Presenilins make up the catalytic core of the γ-secretase protease complex, and are infamous for their role in processing the amyloid precursor protein to liberate toxic amyloid-β (Aβ) that contributes to Alzheimer disease (AD) pathology. The two mammalian presenilin genes (PS1 and PS2) have long been thought to be interchangeable when it comes to causing AD, because mutations in either can shift γ-secretase activity from production of Aβ1-40 (Aβ40) in favor of the more pathogenic Aβ1-42 (Aβ42). But when it comes to wild-type presenilin, PS1 and PS2 do not cover for each other, according to new research from David Westaway and colleagues at the University of Toronto.

Their study, slated for publication in the early edition of PNAS online, shows that a wild-type PS2 gene fails to rescue Aβ production in the CNS, or Notch signaling, for that matter, in PS1-deficient mice. Also, in the May 27 Journal of Biological Chemistry online, Jochen Walter and colleagues in Bonn, Germany, report that Aβ production can be attenuated in an entirely novel manner. By modifying lipid metabolism, they have been able to prevent the normal maturation of Aβ precursor protein (AβPP) and so attenuate Aβ production.

The demonstration that the two presenilin alleles are not functionally redundant contrasts with results from genetic reconstitution experiments that used cultured cells and blastocysts (see, for example, Kimberly et al., 2000). But in a surprising twist, the authors found that PS2 alleles bearing familial AD mutations gained the ability to compensate for PS1, increasing both Aβ42 production and Notch signaling. The authors suggest that cell context may be important for determining the substrate and cleavage site preference of γ-secretase in vivo.

To test the roles of PS1 and PS2 in vivo, first author Peter Mastrangelo and colleagues turned to genetic complementation, adding back both wild-type and mutant PS alleles to PS-deficient mice. Differences between the two alleles became apparent early on when the researchers generated transgenic mice carrying either wild-type or mutant forms of human presenilins. Expression of wild-type PS2 in a normal mouse background caused a decrease in CNS Aβ peptide levels, indicating that the allele might not be as efficient at APP cleavage as is PS1.

More differences showed up when the transgenic mice were bred with PS1-deficient mice. These crosses showed that wild-type PS2 failed to restore CNS Aβ production or rescue skeletal abnormalities arising from failed Notch signaling in PS1 hypomorphic mice. PS2 also could not reverse the accumulation of APP C-terminal fragments that occurs in the PS1-deficient mice, indicating that the PS2 was not efficient at cleaving the APP fragment. Unlike the hypomorphs, knockout mice that are truly null for PS1 die early in embryonic life, and wild-type PS2 did not rescue those either.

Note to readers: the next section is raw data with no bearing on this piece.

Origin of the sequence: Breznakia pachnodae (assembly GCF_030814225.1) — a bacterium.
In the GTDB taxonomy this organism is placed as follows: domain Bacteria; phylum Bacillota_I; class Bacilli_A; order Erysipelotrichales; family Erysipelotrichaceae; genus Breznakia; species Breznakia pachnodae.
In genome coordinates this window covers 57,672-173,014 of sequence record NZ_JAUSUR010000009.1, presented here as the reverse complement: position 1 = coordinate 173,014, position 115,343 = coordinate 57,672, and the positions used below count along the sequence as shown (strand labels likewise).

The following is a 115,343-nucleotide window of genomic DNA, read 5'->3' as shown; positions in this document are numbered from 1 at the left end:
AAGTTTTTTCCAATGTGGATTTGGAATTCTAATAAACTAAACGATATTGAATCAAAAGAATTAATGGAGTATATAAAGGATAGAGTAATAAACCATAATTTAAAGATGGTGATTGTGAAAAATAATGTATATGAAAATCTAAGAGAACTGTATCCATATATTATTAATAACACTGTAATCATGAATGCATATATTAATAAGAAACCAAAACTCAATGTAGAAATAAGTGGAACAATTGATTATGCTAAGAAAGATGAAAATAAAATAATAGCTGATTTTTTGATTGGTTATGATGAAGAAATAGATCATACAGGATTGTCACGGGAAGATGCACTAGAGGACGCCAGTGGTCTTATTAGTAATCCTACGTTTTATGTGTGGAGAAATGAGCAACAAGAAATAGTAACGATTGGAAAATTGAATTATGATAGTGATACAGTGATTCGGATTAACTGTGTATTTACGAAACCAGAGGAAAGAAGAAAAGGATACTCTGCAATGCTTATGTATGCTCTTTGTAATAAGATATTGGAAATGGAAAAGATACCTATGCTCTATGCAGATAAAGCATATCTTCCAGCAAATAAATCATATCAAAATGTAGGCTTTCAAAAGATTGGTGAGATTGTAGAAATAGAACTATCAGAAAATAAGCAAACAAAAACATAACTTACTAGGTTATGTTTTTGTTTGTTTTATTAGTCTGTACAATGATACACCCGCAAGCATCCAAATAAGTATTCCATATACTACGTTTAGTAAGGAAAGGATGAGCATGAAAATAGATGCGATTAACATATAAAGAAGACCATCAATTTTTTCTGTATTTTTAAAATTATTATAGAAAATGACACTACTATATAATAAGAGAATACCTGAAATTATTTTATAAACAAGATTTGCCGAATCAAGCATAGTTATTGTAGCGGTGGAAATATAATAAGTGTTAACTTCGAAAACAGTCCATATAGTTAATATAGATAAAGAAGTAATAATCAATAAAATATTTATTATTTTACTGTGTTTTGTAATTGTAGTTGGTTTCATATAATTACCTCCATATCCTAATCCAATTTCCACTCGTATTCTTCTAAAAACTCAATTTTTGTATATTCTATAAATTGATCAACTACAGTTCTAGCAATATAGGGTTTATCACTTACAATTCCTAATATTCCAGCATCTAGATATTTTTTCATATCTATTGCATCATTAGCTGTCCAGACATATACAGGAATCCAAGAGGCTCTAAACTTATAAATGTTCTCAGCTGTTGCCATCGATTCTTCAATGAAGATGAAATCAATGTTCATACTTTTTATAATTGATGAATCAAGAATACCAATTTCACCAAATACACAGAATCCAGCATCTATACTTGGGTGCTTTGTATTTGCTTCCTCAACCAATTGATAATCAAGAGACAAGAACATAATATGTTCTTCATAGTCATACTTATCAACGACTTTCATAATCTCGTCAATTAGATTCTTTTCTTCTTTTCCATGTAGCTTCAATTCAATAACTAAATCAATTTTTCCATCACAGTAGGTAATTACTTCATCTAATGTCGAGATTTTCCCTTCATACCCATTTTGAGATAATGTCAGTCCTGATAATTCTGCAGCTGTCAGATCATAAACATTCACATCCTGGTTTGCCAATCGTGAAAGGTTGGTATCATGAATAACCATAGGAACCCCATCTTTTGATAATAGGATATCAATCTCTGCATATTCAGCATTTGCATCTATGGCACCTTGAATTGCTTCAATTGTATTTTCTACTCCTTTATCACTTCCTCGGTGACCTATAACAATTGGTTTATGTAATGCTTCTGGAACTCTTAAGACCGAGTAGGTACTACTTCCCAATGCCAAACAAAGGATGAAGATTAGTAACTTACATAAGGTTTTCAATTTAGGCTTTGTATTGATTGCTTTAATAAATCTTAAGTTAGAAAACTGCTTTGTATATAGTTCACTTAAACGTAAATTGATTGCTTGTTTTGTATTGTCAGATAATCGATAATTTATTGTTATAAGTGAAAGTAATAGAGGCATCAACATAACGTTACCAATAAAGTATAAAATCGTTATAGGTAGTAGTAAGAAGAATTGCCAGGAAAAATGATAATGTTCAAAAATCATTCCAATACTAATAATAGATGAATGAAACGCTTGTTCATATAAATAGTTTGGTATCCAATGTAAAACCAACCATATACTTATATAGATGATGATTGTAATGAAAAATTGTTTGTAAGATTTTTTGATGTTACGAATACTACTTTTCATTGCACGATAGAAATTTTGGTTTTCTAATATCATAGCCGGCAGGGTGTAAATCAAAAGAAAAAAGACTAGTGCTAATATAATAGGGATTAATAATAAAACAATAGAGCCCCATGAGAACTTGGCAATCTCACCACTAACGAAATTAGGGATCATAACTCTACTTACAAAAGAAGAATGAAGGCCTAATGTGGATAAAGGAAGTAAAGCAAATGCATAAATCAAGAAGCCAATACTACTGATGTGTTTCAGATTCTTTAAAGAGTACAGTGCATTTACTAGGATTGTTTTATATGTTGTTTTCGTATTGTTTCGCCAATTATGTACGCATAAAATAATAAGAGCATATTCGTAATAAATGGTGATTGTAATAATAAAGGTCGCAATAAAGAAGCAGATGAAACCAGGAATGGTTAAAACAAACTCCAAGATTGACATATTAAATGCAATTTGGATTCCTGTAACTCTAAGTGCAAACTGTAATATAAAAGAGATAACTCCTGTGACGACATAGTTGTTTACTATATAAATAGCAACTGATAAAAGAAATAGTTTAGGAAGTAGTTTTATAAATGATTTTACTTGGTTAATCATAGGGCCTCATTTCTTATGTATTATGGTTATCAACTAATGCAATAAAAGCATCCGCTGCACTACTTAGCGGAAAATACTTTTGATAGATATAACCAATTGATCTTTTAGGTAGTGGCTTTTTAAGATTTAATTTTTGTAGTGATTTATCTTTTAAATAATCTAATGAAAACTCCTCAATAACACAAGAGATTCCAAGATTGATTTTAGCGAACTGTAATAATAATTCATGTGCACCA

Introducing AD-causing mutations into PS2, however, changed the picture. Two different familial AD alleles were able to increase brain Aβ42 and Notch pathway function in PS1 hypomorphs, and supported survival of the PS1 homozygous knockout mice. Unlike PS1, though, neither wild-type nor mutant PS2 supported production of Aβ40, even though two-dimensional gel electrophoreses showed that transgenic PS1 and PS2 associated with the other γ-secretase subunits and were incorporated into high-molecular-weight structures. So the differences in PS protein function were not due to failure to form γ-secretase complexes.

In contrast to previous in vitro data, these in vivo results suggest that PS2 cannot process APP efficiently or participate in the Notch pathway unless it carries FAD mutations. Why the in vivo and in vitro observations differ is unclear, but the authors speculate that extrinsic components like tissue-specific accessory proteins, in combination with the core complex, may determine the preferred substrates for different γ-secretase complexes containing wild-type or mutant presenilins; the idea that there might be different γ-secretase has been about for some time (see ARF related news story).

The association of Aβ42 production and rescue of Notch signaling, observed with two different mutant PS2 alleles and PS1, as well, suggests that developing γ-secretase inhibitors that prevent Aβ production without attenuating the Notch pathway may not be an easy task (see ARF related news story). But the approach reported by Walter and colleagues provides a potential way around that problem. First author Tamboli et al. show that inhibition of glycosphingolipid biosynthesis prevents the maturation and cell surface transport of AβPP and subsequent secretion of Aβ peptides. They propose that enzymes involved in glycosphingolipid metabolism could be targets to inhibit production of Aβ.—Pat McCaffrey


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News Citations

  1. Aph1A KO Stalls Embryo Development, Supports γ-Secretase Variance
  2. You Gotta Keep 'em Separated—New Strategy for Targeting γ-secretase?

Paper Citations

  1. . The transmembrane aspartates in presenilin 1 and 2 are obligatory for gamma-secretase activity and amyloid beta-protein generation. J Biol Chem. 2000 Feb 4;275(5):3173-8. PubMed.

Further Reading

Primary Papers

  1. . Dissociated phenotypes in presenilin transgenic mice define functionally distinct gamma-secretases. Proc Natl Acad Sci U S A. 2005 Jun 21;102(25):8972-7. PubMed.
  2. . Inhibition of glycosphingolipid biosynthesis reduces secretion of the beta-amyloid precursor protein and amyloid beta-peptide. J Biol Chem. 2005 Jul 29;280(30):28110-7. PubMed.